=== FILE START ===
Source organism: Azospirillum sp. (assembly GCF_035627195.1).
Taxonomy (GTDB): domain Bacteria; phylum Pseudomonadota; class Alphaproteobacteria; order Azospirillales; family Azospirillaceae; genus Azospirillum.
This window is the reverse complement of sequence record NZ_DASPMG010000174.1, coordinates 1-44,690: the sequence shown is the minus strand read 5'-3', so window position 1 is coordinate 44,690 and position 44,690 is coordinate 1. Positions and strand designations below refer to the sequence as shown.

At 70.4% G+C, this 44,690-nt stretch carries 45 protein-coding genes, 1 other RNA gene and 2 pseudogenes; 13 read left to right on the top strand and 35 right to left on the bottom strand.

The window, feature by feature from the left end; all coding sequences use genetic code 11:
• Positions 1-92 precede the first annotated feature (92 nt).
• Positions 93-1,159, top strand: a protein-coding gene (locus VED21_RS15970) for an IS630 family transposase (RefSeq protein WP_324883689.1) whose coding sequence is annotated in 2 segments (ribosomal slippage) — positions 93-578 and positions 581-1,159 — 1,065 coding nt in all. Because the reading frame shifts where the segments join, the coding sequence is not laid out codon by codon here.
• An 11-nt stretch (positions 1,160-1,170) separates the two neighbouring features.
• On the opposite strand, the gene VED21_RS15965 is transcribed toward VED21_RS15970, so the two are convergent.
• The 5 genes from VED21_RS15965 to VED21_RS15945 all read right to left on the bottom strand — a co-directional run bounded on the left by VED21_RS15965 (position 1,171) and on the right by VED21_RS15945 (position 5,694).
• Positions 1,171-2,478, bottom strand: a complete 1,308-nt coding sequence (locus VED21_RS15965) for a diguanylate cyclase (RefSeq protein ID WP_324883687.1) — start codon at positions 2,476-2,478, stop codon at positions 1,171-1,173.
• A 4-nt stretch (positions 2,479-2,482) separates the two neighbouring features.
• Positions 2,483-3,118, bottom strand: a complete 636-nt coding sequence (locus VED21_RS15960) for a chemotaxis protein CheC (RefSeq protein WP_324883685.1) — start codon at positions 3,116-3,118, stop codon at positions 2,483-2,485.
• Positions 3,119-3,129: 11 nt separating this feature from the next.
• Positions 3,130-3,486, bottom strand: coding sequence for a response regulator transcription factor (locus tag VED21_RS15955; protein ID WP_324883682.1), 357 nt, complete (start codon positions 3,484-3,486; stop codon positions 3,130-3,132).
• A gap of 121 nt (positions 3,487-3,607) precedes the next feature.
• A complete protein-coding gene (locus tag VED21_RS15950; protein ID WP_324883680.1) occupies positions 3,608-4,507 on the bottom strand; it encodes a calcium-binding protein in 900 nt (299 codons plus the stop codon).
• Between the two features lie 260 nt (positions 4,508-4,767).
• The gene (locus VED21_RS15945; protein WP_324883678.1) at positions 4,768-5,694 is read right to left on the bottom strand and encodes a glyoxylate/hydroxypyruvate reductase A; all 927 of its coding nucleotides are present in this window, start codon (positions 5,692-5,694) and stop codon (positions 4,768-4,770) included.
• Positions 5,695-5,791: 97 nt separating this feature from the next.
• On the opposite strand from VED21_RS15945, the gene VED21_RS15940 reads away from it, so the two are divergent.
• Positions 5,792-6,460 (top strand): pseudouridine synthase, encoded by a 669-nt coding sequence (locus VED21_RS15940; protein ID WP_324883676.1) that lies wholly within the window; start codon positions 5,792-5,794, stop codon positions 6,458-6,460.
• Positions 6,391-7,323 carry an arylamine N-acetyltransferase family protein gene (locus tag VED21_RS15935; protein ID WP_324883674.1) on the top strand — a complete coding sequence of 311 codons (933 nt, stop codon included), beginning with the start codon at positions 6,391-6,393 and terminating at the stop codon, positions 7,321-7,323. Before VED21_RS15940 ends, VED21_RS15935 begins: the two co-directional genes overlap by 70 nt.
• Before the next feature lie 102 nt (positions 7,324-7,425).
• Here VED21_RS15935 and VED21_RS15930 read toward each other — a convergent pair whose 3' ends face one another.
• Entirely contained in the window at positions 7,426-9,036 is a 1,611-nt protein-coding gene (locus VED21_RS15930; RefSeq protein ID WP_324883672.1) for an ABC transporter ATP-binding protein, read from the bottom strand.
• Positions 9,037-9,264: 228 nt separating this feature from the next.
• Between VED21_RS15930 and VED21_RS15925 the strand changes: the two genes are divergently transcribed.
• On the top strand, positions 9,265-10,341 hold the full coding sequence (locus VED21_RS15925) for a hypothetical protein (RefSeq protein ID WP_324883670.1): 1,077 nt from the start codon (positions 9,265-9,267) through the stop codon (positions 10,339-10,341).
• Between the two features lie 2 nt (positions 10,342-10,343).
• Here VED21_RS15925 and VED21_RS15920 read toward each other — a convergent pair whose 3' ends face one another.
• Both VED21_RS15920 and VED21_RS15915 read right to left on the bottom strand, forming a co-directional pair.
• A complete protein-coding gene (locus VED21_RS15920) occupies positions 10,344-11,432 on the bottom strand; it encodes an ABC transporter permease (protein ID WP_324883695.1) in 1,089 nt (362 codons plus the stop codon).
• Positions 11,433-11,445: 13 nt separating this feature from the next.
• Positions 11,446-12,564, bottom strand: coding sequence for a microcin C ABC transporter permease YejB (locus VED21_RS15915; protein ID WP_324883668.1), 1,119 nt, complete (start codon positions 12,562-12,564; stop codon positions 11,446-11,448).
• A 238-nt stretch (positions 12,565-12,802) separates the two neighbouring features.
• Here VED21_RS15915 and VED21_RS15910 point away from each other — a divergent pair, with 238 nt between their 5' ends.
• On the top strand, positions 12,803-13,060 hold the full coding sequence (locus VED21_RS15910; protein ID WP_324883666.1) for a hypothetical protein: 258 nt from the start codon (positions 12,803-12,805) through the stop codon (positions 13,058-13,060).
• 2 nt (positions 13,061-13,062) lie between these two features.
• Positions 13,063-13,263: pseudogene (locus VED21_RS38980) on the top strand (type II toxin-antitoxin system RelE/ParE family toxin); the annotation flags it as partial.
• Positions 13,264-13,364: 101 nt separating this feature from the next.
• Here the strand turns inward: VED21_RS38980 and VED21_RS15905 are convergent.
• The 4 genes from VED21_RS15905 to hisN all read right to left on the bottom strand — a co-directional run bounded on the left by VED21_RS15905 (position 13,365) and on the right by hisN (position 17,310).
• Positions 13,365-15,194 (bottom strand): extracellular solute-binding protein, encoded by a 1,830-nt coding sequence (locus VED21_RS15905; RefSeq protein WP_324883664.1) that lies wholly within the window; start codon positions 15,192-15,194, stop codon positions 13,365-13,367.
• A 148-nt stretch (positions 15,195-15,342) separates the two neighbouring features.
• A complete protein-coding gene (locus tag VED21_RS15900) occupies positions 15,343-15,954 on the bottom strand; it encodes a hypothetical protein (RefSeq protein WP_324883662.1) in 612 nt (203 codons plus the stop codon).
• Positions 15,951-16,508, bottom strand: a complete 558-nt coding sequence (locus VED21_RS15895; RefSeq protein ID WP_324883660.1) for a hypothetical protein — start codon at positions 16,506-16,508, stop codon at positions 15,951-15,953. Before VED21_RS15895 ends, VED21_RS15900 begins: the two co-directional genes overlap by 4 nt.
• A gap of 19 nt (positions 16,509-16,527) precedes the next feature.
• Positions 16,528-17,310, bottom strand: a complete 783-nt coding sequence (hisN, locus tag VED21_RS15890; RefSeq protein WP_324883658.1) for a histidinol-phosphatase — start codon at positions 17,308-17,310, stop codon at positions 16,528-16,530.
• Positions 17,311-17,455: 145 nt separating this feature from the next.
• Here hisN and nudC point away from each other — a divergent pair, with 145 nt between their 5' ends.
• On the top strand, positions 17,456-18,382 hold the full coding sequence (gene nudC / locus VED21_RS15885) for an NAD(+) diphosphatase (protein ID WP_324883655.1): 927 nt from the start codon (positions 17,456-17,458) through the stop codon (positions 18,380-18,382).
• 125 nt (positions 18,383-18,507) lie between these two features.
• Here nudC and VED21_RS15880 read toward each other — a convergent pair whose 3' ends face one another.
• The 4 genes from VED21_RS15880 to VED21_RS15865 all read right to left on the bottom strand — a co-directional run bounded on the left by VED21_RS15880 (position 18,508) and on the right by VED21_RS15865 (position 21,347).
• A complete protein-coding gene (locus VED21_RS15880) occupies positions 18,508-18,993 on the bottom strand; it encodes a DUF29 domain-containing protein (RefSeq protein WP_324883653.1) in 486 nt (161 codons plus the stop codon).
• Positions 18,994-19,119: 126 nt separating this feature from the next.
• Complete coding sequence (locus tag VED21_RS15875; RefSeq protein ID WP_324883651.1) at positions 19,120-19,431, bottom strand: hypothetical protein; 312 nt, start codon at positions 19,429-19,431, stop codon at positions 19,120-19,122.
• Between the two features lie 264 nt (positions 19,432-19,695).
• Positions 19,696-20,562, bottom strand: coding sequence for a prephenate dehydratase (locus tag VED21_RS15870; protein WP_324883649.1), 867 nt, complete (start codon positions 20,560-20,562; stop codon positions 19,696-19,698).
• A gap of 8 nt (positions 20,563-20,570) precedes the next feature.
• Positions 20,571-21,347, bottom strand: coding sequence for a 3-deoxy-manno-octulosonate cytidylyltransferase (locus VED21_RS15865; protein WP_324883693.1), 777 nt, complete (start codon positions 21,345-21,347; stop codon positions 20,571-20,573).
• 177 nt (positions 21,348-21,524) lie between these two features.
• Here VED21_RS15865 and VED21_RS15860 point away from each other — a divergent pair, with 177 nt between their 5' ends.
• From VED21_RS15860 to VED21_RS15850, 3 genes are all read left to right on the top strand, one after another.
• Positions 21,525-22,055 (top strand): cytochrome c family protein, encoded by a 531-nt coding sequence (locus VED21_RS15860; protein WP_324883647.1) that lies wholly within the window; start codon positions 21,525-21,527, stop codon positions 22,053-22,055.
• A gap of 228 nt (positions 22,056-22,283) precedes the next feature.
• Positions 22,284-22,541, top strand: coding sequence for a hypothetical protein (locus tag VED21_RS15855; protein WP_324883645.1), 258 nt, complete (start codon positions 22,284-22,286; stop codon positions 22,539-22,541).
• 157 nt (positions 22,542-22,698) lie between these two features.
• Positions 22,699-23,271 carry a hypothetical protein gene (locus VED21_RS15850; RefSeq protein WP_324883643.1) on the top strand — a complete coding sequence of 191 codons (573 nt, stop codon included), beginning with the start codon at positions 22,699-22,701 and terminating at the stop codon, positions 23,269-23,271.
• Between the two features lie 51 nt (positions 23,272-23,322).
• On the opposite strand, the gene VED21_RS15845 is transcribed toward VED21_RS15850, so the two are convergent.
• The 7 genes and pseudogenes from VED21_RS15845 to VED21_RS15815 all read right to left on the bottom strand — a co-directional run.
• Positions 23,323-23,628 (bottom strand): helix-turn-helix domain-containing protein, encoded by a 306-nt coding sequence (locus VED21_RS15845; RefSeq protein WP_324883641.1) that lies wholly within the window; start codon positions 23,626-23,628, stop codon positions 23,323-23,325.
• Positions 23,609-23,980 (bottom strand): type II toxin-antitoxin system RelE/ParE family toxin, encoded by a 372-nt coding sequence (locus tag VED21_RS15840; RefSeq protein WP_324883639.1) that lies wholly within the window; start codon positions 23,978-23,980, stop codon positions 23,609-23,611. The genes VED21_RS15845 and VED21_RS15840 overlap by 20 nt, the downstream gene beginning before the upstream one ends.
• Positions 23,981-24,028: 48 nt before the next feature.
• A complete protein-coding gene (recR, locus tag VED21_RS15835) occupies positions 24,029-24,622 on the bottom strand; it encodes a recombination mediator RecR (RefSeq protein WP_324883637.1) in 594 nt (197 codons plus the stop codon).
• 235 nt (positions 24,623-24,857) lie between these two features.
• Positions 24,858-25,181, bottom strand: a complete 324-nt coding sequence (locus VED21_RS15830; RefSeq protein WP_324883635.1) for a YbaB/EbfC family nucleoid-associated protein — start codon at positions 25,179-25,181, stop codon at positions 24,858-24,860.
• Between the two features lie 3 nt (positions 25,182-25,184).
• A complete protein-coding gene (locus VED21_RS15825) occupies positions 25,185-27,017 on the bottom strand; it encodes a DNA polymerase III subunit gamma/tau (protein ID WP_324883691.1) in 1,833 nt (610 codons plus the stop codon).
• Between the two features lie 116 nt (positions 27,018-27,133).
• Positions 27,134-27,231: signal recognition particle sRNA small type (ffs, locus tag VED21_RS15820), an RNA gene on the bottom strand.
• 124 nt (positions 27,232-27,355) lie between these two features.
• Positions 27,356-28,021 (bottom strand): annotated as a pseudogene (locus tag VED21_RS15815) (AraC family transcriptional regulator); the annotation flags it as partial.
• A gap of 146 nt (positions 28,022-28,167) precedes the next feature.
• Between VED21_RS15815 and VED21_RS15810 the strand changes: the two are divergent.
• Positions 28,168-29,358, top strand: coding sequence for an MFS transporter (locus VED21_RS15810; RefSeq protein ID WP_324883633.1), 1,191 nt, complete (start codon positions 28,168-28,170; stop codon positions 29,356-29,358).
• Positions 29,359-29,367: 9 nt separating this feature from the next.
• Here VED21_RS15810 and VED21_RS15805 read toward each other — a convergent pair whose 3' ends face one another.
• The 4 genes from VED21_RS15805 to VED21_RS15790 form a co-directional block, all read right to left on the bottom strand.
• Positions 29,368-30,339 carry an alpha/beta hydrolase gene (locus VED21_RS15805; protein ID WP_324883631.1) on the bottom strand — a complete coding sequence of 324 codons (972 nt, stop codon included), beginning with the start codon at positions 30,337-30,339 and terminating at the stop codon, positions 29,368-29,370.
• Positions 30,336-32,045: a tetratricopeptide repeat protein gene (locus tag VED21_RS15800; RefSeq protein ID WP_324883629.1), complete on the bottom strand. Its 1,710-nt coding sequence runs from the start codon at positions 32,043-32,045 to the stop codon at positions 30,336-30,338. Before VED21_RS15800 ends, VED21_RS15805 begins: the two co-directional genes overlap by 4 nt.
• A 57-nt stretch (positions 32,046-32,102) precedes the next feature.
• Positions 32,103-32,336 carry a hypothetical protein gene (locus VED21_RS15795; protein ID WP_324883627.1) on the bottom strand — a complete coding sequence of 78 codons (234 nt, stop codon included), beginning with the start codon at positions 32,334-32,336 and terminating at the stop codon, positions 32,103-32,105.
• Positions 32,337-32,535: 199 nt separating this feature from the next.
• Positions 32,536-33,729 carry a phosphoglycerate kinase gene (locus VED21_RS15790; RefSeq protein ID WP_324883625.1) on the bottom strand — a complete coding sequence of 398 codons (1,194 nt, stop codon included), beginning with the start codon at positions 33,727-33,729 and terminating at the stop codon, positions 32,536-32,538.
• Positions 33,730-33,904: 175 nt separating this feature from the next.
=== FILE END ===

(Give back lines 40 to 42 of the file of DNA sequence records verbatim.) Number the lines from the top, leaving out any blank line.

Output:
• Positions 13,063-13,263: pseudogene (locus VED21_RS38980) on the top strand (type II toxin-antitoxin system RelE/ParE family toxin); the annotation flags it as partial.
• Positions 13,264-13,364: 101 nt separating this feature from the next.
• Here the strand turns inward: VED21_RS38980 and VED21_RS15905 are convergent.